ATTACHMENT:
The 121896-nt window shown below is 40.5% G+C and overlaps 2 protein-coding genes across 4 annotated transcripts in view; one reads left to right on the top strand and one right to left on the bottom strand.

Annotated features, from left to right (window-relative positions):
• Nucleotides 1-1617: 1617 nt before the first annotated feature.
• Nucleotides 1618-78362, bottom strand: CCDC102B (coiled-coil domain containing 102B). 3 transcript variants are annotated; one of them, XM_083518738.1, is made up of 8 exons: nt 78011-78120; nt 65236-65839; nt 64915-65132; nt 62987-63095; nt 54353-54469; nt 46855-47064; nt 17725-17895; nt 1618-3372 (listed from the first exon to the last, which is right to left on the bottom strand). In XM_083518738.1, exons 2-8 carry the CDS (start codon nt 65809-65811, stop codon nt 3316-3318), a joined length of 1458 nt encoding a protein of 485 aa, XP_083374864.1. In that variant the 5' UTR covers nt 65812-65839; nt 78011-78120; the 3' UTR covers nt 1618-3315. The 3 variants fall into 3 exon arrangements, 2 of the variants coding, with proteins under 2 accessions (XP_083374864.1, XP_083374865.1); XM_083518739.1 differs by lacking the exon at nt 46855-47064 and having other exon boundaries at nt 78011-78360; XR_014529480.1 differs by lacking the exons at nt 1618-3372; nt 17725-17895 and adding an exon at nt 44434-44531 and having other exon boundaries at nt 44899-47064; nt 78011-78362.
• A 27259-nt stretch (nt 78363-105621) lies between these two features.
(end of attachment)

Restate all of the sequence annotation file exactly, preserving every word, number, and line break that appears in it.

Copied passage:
The 121896-nt window shown below is 40.5% G+C and overlaps 2 protein-coding genes across 4 annotated transcripts in view; one reads left to right on the top strand and one right to left on the bottom strand.

Annotated features, from left to right (window-relative positions):
• Nucleotides 1-1617: 1617 nt before the first annotated feature.
• Nucleotides 1618-78362, bottom strand: CCDC102B (coiled-coil domain containing 102B). 3 transcript variants are annotated; one of them, XM_083518738.1, is made up of 8 exons: nt 78011-78120; nt 65236-65839; nt 64915-65132; nt 62987-63095; nt 54353-54469; nt 46855-47064; nt 17725-17895; nt 1618-3372 (listed from the first exon to the last, which is right to left on the bottom strand). In XM_083518738.1, exons 2-8 carry the CDS (start codon nt 65809-65811, stop codon nt 3316-3318), a joined length of 1458 nt encoding a protein of 485 aa, XP_083374864.1. In that variant the 5' UTR covers nt 65812-65839; nt 78011-78120; the 3' UTR covers nt 1618-3315. The 3 variants fall into 3 exon arrangements, 2 of the variants coding, with proteins under 2 accessions (XP_083374864.1, XP_083374865.1); XM_083518739.1 differs by lacking the exon at nt 46855-47064 and having other exon boundaries at nt 78011-78360; XR_014529480.1 differs by lacking the exons at nt 1618-3372; nt 17725-17895 and adding an exon at nt 44434-44531 and having other exon boundaries at nt 44899-47064; nt 78011-78362.
• A 27259-nt stretch (nt 78363-105621) lies between these two features.